Tuesday’s rare public appearance from Browns chiefs strategy office Paul DePodesta has sparked renewed discussion about the role of analytics in football. The Browns claim that they use analytics no more than any other team; people with other teams who have gotten some exposure to how the Browns use analytics through the recently-completed interview process, as Simms said on Wednesday’s PFT Live, disagree.
Regardless, every team uses analytics in some way or other. It’s important to know their limitations in football, however.
“I think people have a really warped view of what analytics is,” DePodesta said at the Tuesday press conference introducing new Browns coach Kevin Stefanski. “I think I may have a very different conception of what everybody else has. When I think of analytics, I just think of having certain frameworks to make decisions under uncertainty. I mean, look, everything we do in these jobs, is really built around uncertainty. What players are we going to take in the draft. What we are going to call on third-and-eight. It is all about uncertainty. So what frameworks can you create that at least stack the odds in your favor? Give you a better chance of being successful and whether that is drafting a player, hiring a coach or calling a play? It is not necessarily about numbers and spreadsheets.”
But it is an objective process, aimed at trying to minimize uncertainty through the manner in which similar decisions made under similar circumstances have worked out in the past. That’s really what analytics is — an assessment of how past events predict future outcomes.
The problem comes from the potential dissimilarities between past situations and current ones.
“I think what’s most important [is] what ones you don’t want to pay attention to,” Saints coach Sean Payton said during a November appearance on PFT Live. “In other words, you have a lot of information, but what is it that you look at that means something substantial? Because different than baseball, in our game, you might have an injury or your left tackle is having trouble blocking the defensive end so the numbers compute to say, ‘Hey you need to go for it here,’ but those aren’t accounting for the injury at left tackle, or the pressure your quarterback is having.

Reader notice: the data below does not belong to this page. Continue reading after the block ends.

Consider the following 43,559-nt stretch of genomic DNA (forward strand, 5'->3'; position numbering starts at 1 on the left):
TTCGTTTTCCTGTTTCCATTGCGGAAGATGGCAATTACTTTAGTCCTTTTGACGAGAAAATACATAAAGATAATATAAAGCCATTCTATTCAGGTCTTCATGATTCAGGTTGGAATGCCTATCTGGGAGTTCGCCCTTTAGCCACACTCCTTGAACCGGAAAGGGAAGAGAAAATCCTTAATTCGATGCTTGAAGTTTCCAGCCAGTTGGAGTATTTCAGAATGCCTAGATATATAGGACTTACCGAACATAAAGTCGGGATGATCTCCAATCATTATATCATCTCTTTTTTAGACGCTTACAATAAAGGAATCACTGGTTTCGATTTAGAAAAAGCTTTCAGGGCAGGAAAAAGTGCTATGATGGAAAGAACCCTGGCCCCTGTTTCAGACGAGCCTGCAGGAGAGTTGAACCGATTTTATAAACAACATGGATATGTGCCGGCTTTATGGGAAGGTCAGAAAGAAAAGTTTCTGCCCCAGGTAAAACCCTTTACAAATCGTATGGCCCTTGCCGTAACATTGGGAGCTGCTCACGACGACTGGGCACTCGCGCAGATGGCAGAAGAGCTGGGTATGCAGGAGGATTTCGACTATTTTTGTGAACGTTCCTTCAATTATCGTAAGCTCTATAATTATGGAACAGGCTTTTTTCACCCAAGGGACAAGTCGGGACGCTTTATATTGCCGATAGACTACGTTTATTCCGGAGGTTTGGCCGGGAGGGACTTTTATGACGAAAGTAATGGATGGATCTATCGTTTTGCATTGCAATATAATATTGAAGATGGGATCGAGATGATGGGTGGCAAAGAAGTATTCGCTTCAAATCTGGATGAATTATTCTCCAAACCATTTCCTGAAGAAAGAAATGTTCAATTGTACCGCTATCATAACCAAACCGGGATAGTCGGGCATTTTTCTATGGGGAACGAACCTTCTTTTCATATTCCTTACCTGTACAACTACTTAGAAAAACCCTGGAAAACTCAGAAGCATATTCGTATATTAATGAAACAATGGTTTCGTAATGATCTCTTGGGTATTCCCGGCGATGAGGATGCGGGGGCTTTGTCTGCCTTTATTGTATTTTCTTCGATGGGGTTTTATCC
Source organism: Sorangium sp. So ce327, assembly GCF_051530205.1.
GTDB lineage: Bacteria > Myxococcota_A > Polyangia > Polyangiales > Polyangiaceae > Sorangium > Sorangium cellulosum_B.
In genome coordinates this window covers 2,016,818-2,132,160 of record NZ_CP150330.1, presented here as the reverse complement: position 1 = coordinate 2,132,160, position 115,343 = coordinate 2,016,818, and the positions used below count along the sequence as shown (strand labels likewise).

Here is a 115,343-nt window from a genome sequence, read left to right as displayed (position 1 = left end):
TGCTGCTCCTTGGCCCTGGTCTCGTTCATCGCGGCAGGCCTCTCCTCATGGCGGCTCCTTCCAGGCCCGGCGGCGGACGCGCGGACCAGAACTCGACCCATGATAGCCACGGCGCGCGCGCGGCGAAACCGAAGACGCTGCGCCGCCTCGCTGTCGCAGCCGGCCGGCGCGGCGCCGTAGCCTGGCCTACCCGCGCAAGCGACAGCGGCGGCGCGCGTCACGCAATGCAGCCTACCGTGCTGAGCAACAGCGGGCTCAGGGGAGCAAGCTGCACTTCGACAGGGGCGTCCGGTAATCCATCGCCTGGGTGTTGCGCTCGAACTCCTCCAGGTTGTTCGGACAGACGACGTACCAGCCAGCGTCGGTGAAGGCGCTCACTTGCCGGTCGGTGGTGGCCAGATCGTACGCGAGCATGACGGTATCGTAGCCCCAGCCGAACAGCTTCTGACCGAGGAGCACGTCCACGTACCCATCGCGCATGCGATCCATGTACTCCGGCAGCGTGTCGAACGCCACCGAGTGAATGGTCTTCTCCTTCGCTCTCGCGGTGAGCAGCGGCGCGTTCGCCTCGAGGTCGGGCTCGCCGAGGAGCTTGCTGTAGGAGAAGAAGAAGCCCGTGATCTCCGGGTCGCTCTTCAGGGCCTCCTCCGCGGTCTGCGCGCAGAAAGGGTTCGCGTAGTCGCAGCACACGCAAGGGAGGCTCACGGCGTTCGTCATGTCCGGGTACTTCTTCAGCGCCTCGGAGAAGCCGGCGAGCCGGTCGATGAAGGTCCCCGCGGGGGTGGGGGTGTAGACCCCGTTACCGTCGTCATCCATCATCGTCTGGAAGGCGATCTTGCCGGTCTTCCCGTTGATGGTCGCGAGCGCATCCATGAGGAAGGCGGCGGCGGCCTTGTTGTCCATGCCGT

“There’s so many other factors other than an at-bat versus a pitcher, left handed, right handed. However, there are some things that are extremely important and Ryan Herman in our [football research] department here each week will do several reports. We’ll do a ‘keys to victory’ analytics report, separate from our regular keys to victory. In other words, outside the box thinking, here’s what he would say relative to what he’s seen from the opponent. So I think more importantly than anything, what specifically do we want to pay attention to and which ones do we want to ignore?”
That’s the key. On Sunday, for example, the odds were low that the Seahawks would convert on fourth and 11 from their own 36 while down by five points with roughly three minutes left. The analytics surely said the chances of victory were greater if the Seahawks punted and tried to stop the Packers and get the ball back than if the Seahawks failed to convert and gave the Packers a short field with a chance to extend their lead to eight or, possibly, to 13 or 14.
But any numbers relevant to those circumstances were generated from scenarios that didn’t include: (1) Russell Wilson having a vintage day for Seattle; and (2) Aaron Rodgers having a vintage day for Green Bay. That’s where a football team needs to be willing to ignore the analytics and say, “We’d rather trust our guy versus their defense than our defense versus their guy.” Because Seattle’s guy and Green Bay’s guy were both playing great.
And that’s why the head coach gets paid so much money, and why he’s always a bad season or two away from being fired. He’s the one who should be charged with knowing when to embrace the analytics and when to disregard them.
It’s also why Bill Belichick has six Super Bowl victories in 20 years with the Patriots. He processes all relevant information, both objective and subjective, and he makes the best decision under each situation he faces, factoring in the odds of a certain approach working, the specific realities of the game unfolding in front of him, and his own sixth sense from a lifetime spent around football as to how he can best bend the outcome in his favor.
That’s how Josh McDaniels has learned the game during his time with Belichick, and it’s probably one of the reasons why McDaniels didn’t get the job. He has a handful of rings that prove the very real limitations of relying too much on formulas and equations generated by past events.